Seven Massachusetts High School Teachers Named Finalists for WPI Technological Humanist Awards
FOR IMMEDIATE RELEASE/April 10, 2003
Contact: WPI Media Relations, 508-831-5616
Worcester, Mass. - April 10, 2003 - Seven Massachusetts high school teachers have been named finalists for the Worcester Polytechnic Institute (WPI) Technological Humanist Award. The finalists were among more than 64 teachers nominated by their students and come from nearly every geographic area in the Commonwealth. The award was created by WPI to honor teachers who exemplify "technological humanism" - those skills that integrate technology and humanities in ways that inspire students to use and study science and technology in ways that will benefit society.
Finalists (listed alphabetically) include: Francine Breger, a science teacher at Blackstone Valley Regional Vocational High School in Upton; Deborah Gustafson, an environmental science teacher at Greater Lowell Technical High School; R.D. Lowery, Ph.D., a science teacher at Doherty Memorial High School in Worcester; Eileen Ratkiewicz, a chemistry teacher at the MacDuffie School in Springfield; Daniel Sirpenski, a biology teacher at Framingham High School; David Steeves, a physics teacher at Chelmsford High School; and P. Brady Townsend, a mathematics teacher at Wachusett Regional High School in Holden.
"Technological humanism is a concept that is integral to our curriculum and research here at WPI," said Bogdan Vernescu, head of the university's Mathematical Sciences Department, and a faculty member of the Technological Humanist Awards committee. "While it is a term that many people may be unfamiliar with, it is certainly a concept that has meaning in today's world - bridging the perceived gap between art, literature and history and science, math and engineering - and making a meaningful contribution to the world."
WPI received more than 64 nominations for the statewide awards program. Seven finalists were selected by a group of leaders in Massachusetts including Alison Taunton Rigby, president, Forester Biotech; Sheila Tobias, author and science education consultant; Loring Coes III, Mathematics Department chairman, Rocky Hill School, East Greenwich, Rhode Island; and Edward Alton Parrish, president of WPI.
The seven nominees will be honored at a ceremony on May 1 at WPI. Three recipients and four honorable mentions will be announced at the dinner. The first place recipient will receive $5,000 to use at his/her school; the second place recipient will receive $2,500; and the third place recipient will receive $1,500. Honorable mention recipients each will receive $500.
The WPI Technological Humanist Award for teachers will be expanded to other New England states in 2004, especially based on the success of the program and the quality of the entries.
"We were delighted to receive so many qualified entries and to see what an inspiration all 64 teachers were to their students," said Prof. Vernescu. "Each student was so inspired and passionate about the quality of his or her teacher who took a personal and professional interest in their academics, and the impact each had made on their lives relative to technological humanism."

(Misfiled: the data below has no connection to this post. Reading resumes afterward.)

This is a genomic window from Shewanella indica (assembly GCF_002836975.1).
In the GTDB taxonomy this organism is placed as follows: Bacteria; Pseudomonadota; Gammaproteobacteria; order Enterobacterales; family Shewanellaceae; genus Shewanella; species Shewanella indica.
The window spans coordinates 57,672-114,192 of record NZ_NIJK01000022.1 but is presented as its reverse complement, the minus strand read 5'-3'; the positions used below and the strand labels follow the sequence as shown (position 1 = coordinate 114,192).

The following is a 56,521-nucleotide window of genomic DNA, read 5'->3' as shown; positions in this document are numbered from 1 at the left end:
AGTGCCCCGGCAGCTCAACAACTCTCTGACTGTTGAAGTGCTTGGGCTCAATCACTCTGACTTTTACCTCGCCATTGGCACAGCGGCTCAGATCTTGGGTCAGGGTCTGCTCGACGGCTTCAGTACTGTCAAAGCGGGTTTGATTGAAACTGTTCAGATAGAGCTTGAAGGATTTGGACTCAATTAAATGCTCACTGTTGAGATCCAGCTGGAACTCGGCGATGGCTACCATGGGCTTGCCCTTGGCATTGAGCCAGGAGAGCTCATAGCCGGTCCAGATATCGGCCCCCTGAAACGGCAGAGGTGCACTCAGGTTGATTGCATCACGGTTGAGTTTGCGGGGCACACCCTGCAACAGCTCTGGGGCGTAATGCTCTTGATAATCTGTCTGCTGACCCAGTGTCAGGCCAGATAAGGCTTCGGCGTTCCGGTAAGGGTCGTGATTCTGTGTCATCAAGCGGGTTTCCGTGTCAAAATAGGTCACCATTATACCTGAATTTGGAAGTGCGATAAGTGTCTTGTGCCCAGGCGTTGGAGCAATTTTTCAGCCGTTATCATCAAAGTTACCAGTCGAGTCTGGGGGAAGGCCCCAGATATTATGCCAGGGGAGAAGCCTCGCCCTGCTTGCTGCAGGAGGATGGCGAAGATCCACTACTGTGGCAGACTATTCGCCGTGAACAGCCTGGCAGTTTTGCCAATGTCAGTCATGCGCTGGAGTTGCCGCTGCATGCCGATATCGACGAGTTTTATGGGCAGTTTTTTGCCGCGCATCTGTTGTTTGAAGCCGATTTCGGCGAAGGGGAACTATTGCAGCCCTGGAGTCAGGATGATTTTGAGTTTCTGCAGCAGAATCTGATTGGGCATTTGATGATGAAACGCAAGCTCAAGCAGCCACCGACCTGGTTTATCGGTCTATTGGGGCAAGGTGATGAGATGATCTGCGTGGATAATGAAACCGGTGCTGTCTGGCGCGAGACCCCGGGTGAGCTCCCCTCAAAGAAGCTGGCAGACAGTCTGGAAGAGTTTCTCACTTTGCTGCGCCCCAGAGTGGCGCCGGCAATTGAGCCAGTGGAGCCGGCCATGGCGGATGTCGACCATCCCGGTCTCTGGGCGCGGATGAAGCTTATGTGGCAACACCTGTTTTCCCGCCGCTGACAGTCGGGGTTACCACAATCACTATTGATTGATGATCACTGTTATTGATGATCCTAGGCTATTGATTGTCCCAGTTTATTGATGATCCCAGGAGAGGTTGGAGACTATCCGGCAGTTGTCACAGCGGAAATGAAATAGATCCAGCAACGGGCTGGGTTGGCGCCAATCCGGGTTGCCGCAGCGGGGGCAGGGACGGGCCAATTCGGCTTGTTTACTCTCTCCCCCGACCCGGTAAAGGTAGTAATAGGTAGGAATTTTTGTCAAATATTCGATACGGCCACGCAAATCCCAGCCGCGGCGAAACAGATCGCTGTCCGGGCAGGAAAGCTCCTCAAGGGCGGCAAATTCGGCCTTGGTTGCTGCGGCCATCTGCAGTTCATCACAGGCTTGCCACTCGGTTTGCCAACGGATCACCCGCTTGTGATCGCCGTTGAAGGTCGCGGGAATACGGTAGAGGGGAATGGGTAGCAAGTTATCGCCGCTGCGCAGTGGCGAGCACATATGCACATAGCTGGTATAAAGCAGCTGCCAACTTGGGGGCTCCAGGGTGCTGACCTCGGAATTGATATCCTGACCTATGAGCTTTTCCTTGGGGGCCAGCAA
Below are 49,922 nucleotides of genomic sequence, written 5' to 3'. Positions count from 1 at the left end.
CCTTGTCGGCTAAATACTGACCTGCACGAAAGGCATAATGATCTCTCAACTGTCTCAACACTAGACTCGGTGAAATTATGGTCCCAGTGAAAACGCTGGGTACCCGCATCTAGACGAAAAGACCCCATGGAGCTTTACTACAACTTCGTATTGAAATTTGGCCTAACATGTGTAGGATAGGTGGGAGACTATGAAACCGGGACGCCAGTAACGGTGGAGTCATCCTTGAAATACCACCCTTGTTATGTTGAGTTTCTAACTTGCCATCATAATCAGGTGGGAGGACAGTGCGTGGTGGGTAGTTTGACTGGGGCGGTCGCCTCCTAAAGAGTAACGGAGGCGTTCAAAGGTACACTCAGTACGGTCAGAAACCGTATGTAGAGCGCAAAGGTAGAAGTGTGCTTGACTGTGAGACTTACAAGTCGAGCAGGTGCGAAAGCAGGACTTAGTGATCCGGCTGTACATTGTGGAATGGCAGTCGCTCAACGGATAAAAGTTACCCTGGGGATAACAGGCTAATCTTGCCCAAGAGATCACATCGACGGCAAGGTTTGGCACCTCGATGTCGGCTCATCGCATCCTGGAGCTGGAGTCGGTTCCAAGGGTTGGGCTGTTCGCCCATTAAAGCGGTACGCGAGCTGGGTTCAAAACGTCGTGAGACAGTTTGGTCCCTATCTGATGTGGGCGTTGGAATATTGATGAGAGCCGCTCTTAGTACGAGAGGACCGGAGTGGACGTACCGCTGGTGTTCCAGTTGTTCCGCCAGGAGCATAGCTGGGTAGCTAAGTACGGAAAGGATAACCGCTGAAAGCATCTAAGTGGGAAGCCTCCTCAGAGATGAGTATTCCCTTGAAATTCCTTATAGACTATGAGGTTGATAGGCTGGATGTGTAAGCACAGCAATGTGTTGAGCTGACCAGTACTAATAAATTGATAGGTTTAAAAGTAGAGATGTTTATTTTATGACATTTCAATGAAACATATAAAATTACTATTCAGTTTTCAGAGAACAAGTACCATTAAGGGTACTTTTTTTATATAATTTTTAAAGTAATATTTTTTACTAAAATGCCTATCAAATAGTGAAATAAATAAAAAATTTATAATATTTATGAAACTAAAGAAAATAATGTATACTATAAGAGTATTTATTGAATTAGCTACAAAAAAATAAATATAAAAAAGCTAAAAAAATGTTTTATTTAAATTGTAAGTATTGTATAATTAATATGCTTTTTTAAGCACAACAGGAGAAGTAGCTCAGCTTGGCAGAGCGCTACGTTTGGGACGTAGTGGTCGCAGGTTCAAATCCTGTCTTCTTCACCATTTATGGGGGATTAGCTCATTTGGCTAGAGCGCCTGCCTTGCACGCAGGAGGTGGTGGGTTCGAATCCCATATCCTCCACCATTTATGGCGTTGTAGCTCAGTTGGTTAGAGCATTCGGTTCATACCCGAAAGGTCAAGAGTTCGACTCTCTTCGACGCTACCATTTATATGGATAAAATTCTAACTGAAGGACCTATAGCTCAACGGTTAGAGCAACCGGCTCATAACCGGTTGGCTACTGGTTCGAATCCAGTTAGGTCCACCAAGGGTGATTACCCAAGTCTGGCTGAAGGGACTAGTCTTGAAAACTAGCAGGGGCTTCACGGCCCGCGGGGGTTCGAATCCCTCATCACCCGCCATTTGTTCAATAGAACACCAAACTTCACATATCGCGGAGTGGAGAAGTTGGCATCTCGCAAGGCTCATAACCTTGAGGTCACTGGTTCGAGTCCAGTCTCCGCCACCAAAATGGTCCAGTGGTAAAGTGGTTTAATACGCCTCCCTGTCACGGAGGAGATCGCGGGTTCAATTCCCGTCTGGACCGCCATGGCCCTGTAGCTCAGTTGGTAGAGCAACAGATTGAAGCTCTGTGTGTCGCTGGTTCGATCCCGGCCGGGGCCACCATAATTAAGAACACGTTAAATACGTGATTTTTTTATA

About Technological Humanism
Technological Humanism is an ideal that has been at the heart of WPI's approach to education since its founding in 1865. By combining engineering, science and mathematics with art, music, literature, history and philosophy, technological humanists put their knowledge to work by solving important and real-world problems. They use their skills and talents to serve the greater public good.
Founded in 1865, WPI is a pioneer in technological higher education. WPI was the first university to understand that students learn best when they have the opportunity to apply the knowledge they gain in the classroom to the solution of important problems. Today its students, working in teams at more than 20 project centers around the globe, put their knowledge and skills to work as they complete professional-level work that can have an immediate positive impact on society.
WPI's innovative, globally focused curriculum has been recognized by leaders in industry, government and academia as the model for the technological education of tomorrow. Students emerge from this program as true technological humanists, well rounded, with the confidence, the interpersonal skills and the commitment to innovation they need to make a real difference in their professional and personal lives.
The university awarded its first advanced degree in 1898. Today, its first-rate research laboratories support master's and Ph.D. programs in more than 30 disciplines in engineering, science and the management of technology. Located in the heart of the region's biotechnology and high-technology sectors, WPI has built research programs - including the largest industry/university alliance in North America - that have won it worldwide recognition.